How To Present In A World Of Growing Technology & Jargon

How To Present In A World Of Growing Technology & Jargon
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Emma Bannister (pictured below) is the founder and CEO of Presentation Studio, APAC’s largest presentation communication agency, and author of the book Visual Thinking: How to transform the way you think, communicate and influence with presentations. In her latest post for B&T, Bannister shares her tips on how to make your next presentation tech savvy without boring the pants off everybody…

There is a rule we’re all breaking when it comes to presenting. We might not be aware of it or care to admit it. Whether it be a product launch, a new acquisition or a pitch, it is not something reserved for the technically minded. No matter who you are, if you have ever been asked to present to an audience, there’s a good chance that you’re guilty.

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In this world of growing technology, breaking this rule is real and it’s dangerous. It’s – ‘drowning your audience in data’.

The problem with jargon in presentations, is that it alienates you from your audience. While some presenters believe they are wowing their audience with their growing vocabulary and impressive-sounding acronyms, the truth is that you can almost guarantee no one will remember your content. Others feel comfortable in hiding behind their jargon, seeing their presentation as a necessary evil, a box to tick. Yet, all this does, is waste a perfect opportunity to connect with an audience personally.

The good news is firstly that you’re not alone and secondly, there is light at the end of the tech-tunnel. Here are some tips on how to throw your audience a life-line when it comes to presentations:

  1. Buy-in not boredom

Neuroscience proves people buy and buy-in based on emotion, not logic, so use stories and visuals that help your audience feel something – whether it’s excited, inspired or even angry. Compelling stories and images engage, connect and facilitate action! Speak to them in their language, not your new-found buzz words.  Whilst its important to stay true to your tone of voice, audiences will quickly switch off if you’re not talking at them not to them.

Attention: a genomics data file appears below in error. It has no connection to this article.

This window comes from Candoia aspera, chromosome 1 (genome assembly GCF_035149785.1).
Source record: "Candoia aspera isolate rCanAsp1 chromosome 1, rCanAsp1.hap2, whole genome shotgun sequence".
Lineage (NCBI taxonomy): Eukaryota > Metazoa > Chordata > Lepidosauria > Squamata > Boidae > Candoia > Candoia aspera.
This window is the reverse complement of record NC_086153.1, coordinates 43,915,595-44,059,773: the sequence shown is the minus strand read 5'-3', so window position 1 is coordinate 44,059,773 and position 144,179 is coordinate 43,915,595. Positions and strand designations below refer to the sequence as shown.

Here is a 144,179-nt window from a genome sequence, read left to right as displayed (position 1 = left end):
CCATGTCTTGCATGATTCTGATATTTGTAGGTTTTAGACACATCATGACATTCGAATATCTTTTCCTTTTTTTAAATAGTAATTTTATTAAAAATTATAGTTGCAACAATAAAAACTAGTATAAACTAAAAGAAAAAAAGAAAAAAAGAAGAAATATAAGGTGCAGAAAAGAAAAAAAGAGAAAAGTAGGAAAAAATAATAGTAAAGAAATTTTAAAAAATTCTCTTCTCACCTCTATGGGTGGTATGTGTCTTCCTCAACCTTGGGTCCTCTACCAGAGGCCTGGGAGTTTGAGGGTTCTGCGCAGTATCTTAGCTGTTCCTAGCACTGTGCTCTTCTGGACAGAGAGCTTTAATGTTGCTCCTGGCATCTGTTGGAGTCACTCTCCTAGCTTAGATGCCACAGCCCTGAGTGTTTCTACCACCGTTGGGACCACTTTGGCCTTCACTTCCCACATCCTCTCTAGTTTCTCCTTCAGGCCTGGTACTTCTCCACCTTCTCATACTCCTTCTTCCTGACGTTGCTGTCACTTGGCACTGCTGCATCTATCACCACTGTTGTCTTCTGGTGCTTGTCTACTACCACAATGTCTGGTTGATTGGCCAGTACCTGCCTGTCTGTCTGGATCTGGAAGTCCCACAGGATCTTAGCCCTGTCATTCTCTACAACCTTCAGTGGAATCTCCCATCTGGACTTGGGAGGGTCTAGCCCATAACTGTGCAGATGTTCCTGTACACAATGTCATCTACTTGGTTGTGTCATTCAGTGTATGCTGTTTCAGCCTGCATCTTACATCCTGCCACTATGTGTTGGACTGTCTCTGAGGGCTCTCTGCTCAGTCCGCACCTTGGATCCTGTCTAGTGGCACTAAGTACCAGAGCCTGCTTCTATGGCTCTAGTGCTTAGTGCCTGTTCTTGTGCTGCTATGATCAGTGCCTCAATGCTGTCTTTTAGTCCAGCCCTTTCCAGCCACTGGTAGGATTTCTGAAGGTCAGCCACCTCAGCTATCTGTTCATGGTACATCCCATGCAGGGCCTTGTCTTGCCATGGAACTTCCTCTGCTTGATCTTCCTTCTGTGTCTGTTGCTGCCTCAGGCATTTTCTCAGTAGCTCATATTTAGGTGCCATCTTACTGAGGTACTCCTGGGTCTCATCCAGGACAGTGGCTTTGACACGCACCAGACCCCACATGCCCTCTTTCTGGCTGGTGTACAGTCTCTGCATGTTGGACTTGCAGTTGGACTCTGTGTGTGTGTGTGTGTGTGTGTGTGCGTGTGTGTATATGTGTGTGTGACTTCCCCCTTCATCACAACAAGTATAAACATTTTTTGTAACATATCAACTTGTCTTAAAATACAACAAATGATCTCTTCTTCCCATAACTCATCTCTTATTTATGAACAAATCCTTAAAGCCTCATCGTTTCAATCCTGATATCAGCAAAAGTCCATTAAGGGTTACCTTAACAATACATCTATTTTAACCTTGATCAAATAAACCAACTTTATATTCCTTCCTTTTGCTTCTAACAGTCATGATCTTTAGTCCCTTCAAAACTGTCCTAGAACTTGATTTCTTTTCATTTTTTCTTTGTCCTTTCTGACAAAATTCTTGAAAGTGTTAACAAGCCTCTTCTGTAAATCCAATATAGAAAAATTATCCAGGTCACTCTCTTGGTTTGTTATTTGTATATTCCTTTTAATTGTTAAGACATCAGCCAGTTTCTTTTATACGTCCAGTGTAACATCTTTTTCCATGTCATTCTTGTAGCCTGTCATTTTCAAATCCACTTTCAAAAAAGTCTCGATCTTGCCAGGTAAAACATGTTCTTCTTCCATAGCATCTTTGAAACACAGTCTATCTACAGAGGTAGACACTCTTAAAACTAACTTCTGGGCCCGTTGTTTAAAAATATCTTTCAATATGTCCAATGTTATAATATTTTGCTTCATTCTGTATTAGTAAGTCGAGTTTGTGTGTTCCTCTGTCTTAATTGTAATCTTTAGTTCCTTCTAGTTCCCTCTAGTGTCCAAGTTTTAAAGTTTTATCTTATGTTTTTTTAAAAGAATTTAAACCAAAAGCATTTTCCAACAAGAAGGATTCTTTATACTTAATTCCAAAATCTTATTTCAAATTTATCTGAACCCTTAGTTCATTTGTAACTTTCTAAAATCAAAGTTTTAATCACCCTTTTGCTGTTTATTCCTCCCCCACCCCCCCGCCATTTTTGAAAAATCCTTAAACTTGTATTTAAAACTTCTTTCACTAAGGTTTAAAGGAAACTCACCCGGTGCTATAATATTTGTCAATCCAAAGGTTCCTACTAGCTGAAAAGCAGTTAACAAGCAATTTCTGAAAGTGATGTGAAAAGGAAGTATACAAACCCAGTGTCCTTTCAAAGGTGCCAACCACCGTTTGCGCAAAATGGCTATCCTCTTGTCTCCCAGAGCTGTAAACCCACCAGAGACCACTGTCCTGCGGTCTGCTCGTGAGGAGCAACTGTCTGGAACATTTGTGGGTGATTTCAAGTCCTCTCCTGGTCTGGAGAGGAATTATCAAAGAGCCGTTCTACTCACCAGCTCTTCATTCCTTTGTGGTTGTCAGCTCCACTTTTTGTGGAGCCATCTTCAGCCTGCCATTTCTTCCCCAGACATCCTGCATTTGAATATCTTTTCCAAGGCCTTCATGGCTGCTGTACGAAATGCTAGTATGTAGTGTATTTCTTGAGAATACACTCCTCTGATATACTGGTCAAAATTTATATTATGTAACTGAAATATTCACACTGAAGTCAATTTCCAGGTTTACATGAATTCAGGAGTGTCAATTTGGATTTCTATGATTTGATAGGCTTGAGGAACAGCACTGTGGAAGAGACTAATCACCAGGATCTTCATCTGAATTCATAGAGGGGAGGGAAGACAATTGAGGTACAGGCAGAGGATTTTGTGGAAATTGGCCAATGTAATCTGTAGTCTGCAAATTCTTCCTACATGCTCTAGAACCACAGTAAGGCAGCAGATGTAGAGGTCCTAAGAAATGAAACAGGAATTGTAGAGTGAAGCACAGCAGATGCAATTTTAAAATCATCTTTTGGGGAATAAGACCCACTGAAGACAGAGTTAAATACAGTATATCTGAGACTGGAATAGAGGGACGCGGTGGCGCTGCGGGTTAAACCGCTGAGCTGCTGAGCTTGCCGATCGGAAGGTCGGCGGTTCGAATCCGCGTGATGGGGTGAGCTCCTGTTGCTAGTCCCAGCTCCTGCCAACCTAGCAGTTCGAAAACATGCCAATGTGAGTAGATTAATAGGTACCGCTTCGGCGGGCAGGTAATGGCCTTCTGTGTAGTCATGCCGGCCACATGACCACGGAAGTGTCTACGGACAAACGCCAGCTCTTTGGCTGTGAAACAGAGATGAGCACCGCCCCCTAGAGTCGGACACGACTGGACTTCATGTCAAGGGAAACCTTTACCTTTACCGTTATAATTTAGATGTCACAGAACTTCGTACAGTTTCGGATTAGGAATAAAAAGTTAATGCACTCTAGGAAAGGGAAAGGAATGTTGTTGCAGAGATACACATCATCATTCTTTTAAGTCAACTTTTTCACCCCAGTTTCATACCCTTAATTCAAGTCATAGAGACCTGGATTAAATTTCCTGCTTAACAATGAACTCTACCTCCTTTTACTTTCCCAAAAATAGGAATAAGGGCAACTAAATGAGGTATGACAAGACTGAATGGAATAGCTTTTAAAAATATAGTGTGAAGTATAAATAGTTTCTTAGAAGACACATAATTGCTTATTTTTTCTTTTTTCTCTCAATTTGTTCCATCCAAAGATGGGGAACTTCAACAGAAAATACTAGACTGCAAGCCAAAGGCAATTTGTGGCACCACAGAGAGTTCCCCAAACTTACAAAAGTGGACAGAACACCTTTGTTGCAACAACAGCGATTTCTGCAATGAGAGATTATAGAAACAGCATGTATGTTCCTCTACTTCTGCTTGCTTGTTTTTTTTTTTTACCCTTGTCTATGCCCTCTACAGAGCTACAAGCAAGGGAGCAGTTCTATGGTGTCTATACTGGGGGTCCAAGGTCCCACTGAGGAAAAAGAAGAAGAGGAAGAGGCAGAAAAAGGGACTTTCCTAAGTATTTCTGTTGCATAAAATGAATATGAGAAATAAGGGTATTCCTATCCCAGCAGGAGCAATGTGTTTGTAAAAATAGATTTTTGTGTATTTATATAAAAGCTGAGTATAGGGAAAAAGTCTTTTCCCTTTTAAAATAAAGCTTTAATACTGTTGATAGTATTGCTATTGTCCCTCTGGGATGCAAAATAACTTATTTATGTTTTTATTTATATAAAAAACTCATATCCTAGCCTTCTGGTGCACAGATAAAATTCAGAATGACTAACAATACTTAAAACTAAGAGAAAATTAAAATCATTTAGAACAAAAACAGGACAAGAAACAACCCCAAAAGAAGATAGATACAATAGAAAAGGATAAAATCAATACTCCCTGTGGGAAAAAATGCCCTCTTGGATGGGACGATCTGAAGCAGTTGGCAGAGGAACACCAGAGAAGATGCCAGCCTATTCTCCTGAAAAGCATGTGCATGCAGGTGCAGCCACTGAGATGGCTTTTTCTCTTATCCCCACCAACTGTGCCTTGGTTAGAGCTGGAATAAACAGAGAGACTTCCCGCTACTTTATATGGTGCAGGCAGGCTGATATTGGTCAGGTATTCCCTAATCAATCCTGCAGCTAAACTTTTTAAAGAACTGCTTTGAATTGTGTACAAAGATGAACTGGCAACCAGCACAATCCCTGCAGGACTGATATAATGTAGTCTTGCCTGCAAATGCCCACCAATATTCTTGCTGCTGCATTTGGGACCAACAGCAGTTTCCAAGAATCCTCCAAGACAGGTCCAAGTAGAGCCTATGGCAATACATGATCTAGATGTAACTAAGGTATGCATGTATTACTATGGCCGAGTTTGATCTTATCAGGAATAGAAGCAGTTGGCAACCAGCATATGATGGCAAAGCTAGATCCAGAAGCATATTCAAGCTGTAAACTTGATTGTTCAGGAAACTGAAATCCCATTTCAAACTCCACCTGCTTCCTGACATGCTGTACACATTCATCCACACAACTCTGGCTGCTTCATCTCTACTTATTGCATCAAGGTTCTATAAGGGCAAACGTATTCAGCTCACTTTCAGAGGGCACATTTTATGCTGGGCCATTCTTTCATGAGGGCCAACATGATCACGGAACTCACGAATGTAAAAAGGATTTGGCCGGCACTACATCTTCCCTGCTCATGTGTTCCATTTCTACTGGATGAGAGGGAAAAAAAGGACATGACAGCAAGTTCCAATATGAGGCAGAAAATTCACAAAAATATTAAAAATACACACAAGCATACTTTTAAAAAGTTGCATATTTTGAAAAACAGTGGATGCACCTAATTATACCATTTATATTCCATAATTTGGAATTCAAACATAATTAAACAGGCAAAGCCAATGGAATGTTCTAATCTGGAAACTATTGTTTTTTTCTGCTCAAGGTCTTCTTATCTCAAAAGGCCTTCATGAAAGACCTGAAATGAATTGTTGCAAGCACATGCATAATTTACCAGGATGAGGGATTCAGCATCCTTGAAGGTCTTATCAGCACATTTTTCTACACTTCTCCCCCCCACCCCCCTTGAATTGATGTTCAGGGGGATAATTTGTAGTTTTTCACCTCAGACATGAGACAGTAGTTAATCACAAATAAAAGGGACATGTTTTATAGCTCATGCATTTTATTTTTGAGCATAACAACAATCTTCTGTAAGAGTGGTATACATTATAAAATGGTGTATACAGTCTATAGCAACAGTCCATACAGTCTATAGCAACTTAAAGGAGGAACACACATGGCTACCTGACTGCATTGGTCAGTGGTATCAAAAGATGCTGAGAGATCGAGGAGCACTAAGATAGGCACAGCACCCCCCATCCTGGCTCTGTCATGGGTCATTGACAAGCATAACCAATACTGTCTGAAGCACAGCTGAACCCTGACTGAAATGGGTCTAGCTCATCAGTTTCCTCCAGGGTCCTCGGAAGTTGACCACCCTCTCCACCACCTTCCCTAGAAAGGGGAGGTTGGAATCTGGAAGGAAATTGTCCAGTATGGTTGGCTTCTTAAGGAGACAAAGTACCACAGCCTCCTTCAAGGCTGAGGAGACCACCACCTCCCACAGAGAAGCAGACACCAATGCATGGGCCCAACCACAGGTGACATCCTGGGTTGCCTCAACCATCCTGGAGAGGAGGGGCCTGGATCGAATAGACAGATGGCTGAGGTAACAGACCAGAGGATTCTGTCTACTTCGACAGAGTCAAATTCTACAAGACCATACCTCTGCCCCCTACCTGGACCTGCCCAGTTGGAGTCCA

1. Key messages vs multiple messages

What gets left out of your presentation is more important than what goes in. Contrary to belief, sharing all the facts and stats you can is not the best way to be transparent and open. This will have everyone running for the door, and fast. Cut out anything unrelated to your key message.

  1. Clarity over complex

Our important and urgent messages are often hidden in badly designed slides, complex

paragraphs of information, and screens of bullet points that have no clear purpose

or call to action.  Get to the point and be creative – it’s the best way to ensure your message and next steps are remembered.

  1. Share insights not darken the mood

Be clear on how whatever numbers you are showing are relevant to your audience. For any other information that doesn’t support the main message, supply a follow-up document. Maximise the opportunity you have to build rapport and connection and you will inspire them to make further enquiry. Time with your audience is precious so make it count!

  1. Engage and educate

If you are presenting an innovative idea, then you must present an innovative presentation – definitely not one dug up from the archives! As well as relevancy, ensure your topic relates to the current state and potential pain points of your audience. Consider inviting questions from the audience which will further encourage audience engagement before taking back control and ending with an enticing CTA.

A poor presentation has content that is overloaded with facts, stats, numbers, corporate jargon and dense text.  It leaves the audience feeling confused, turned off and disengaged. They will leave the room with no idea of what to do next – except never attend one of your presentations again.

A powerful presentation, on the other hand, has content that is clear, easy to understand and uses simple language and images. It connects and engages your audience through a balance of emotion and analytics.  Your audience will leave the presentation feeling something – be it inspired or informed (or both!), but most importantly will know what action you wish for them to take.

Don’t drown them in data, motivate them and take them on the journey with you.  Capitalise on your greatest tool to influence and persuade, and your presentation will be the breath of fresh air in a world of growing technology and jargon.

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